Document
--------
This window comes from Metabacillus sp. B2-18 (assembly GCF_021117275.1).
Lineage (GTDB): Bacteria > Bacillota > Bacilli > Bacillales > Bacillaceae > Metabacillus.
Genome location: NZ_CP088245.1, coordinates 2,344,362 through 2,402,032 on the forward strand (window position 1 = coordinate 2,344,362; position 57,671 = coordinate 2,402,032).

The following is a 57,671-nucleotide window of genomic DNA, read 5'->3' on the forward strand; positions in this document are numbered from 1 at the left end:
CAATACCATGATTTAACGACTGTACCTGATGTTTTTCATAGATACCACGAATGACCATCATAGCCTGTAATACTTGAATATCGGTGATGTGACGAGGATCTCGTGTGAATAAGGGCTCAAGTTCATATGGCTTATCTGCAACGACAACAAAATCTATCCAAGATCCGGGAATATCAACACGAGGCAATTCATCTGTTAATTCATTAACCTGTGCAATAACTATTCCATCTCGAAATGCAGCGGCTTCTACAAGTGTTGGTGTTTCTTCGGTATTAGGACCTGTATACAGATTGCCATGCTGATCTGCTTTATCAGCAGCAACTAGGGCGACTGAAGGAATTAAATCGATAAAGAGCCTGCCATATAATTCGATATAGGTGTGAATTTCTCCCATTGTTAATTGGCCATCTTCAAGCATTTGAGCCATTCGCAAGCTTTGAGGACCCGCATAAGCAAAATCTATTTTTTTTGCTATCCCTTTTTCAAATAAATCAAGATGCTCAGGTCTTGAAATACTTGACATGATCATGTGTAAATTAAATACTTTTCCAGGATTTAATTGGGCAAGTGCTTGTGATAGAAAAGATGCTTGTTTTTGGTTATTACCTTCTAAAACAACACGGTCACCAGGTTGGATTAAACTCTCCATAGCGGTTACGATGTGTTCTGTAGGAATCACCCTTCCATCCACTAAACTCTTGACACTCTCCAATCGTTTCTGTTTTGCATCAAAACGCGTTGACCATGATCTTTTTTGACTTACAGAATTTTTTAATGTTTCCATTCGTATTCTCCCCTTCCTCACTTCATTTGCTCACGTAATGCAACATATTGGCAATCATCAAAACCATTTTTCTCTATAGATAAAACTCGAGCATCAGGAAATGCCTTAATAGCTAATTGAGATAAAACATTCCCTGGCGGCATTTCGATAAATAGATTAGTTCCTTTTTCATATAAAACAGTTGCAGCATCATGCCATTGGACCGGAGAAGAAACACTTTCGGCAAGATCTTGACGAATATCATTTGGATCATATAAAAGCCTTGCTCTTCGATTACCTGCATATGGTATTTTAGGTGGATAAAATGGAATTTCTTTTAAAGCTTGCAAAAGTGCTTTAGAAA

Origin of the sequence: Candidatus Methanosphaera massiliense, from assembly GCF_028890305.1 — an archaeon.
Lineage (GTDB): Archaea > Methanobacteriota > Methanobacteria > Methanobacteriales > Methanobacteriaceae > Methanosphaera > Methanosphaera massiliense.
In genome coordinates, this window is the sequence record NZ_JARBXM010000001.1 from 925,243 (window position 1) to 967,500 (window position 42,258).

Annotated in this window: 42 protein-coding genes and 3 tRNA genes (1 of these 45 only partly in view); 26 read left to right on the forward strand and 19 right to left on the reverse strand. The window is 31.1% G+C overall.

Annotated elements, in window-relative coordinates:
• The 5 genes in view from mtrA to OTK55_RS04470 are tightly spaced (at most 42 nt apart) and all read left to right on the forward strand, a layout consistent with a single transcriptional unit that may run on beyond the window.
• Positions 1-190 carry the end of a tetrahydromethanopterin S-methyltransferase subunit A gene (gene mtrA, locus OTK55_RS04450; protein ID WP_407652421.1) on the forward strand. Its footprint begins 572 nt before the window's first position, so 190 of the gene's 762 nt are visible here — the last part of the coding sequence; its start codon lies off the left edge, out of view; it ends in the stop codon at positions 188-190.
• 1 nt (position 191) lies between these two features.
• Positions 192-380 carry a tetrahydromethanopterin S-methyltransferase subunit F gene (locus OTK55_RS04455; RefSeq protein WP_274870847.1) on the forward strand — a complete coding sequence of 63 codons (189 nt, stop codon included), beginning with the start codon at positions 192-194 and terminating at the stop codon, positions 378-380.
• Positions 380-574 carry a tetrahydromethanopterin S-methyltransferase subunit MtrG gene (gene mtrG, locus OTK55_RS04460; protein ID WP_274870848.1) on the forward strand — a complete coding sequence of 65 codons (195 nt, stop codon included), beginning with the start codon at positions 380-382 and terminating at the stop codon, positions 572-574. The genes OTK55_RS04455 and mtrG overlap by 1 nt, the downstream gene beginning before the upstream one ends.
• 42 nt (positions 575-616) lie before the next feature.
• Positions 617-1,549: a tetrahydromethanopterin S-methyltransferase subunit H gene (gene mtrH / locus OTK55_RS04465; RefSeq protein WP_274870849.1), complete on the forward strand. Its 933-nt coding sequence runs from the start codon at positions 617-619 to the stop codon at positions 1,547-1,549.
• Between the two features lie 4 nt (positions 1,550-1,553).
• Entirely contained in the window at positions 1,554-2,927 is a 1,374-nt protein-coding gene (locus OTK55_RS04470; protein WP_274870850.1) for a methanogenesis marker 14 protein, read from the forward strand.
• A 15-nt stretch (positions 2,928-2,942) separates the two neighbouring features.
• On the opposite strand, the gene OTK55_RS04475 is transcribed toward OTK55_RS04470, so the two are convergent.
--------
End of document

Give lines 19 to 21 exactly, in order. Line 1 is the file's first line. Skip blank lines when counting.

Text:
• Entirely contained in the window at positions 1,554-2,927 is a 1,374-nt protein-coding gene (locus OTK55_RS04470; protein WP_274870850.1) for a methanogenesis marker 14 protein, read from the forward strand.
• A 15-nt stretch (positions 2,928-2,942) separates the two neighbouring features.
• On the opposite strand, the gene OTK55_RS04475 is transcribed toward OTK55_RS04470, so the two are convergent.